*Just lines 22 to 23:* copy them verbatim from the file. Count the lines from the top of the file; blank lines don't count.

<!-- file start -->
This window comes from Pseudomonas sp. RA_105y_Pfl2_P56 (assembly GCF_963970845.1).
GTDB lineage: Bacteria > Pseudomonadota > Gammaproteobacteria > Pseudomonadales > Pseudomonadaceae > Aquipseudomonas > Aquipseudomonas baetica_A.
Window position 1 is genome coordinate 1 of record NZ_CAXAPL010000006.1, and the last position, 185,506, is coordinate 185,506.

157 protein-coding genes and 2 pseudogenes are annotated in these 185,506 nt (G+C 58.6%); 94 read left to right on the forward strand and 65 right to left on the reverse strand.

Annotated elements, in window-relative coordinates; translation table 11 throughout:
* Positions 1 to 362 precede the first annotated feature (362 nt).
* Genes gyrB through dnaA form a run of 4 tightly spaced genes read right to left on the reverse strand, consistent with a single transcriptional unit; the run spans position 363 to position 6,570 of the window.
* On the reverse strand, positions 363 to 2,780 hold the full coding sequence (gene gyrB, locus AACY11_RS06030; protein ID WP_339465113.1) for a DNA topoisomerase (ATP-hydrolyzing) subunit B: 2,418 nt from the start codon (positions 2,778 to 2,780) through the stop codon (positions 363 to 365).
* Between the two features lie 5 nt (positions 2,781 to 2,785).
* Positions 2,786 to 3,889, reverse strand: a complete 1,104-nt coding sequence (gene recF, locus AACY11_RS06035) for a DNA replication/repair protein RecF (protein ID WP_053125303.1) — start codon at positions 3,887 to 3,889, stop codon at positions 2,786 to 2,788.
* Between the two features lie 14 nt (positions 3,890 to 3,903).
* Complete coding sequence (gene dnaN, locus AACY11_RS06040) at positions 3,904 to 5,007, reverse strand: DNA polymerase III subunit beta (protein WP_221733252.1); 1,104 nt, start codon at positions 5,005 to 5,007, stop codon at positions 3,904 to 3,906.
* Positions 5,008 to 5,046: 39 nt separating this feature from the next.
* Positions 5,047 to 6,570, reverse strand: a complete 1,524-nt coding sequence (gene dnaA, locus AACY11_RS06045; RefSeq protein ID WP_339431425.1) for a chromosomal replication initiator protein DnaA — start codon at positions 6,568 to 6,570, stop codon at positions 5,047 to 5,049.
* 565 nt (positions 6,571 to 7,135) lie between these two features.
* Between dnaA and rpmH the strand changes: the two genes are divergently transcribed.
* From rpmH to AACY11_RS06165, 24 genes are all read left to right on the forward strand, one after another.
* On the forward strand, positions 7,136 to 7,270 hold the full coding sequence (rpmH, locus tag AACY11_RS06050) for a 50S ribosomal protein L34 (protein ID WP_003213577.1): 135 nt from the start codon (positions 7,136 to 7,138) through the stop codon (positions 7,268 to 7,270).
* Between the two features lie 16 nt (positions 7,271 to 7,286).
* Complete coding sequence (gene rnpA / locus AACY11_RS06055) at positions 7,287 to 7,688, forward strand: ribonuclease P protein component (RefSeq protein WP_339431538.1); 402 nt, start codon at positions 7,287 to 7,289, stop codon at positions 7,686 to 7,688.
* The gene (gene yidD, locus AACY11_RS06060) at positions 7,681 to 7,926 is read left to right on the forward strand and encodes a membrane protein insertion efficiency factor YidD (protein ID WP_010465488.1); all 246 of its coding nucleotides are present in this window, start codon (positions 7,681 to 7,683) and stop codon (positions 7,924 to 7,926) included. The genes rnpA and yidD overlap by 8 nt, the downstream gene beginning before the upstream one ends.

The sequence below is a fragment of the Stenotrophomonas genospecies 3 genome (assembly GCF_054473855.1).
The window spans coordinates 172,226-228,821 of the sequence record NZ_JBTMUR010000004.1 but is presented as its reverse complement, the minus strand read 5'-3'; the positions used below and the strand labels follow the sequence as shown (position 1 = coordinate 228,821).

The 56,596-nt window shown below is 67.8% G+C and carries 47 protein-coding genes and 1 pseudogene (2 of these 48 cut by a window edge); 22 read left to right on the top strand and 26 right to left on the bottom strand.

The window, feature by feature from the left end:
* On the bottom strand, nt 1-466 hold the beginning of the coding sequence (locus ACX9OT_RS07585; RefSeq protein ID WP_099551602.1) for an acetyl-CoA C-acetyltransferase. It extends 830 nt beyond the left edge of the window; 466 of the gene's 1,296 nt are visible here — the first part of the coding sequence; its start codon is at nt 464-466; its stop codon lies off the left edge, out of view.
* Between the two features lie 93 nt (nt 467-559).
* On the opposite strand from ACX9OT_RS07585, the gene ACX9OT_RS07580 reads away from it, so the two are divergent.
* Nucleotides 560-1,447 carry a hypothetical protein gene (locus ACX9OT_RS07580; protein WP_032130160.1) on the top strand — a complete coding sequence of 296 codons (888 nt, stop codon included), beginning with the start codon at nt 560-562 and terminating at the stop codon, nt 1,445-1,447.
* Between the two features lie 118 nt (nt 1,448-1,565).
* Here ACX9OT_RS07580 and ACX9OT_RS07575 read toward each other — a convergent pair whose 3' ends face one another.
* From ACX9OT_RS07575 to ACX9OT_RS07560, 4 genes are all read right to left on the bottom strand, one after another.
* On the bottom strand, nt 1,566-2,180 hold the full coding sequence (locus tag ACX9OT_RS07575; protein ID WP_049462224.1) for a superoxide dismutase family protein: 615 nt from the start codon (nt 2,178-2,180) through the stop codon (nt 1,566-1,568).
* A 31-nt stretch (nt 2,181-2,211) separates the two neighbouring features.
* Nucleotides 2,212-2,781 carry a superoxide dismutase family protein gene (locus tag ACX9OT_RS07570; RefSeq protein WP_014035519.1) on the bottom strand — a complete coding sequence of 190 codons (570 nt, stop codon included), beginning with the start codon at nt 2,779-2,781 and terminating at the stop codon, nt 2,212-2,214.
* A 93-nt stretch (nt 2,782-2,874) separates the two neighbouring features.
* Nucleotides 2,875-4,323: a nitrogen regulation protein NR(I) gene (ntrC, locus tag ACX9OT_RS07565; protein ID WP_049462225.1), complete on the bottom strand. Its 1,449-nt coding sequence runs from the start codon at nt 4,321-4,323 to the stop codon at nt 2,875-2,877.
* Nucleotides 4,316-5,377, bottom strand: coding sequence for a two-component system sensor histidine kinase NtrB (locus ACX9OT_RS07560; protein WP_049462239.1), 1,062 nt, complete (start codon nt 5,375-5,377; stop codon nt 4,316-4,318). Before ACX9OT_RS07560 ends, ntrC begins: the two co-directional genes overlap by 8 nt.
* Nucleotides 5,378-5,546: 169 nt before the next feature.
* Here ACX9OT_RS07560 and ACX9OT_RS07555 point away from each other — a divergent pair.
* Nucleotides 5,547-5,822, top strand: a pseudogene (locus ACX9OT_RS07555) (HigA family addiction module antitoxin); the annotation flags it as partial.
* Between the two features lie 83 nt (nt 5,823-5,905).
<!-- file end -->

The sequence below is a fragment of the Stenotrophomonas genospecies 3 genome (assembly GCF_054473855.1).
The window spans coordinates 172,226-228,821 of the sequence record NZ_JBTMUR010000004.1 but is presented as its reverse complement, the minus strand read 5'-3'; the positions used below and the strand labels follow the sequence as shown (position 1 = coordinate 228,821).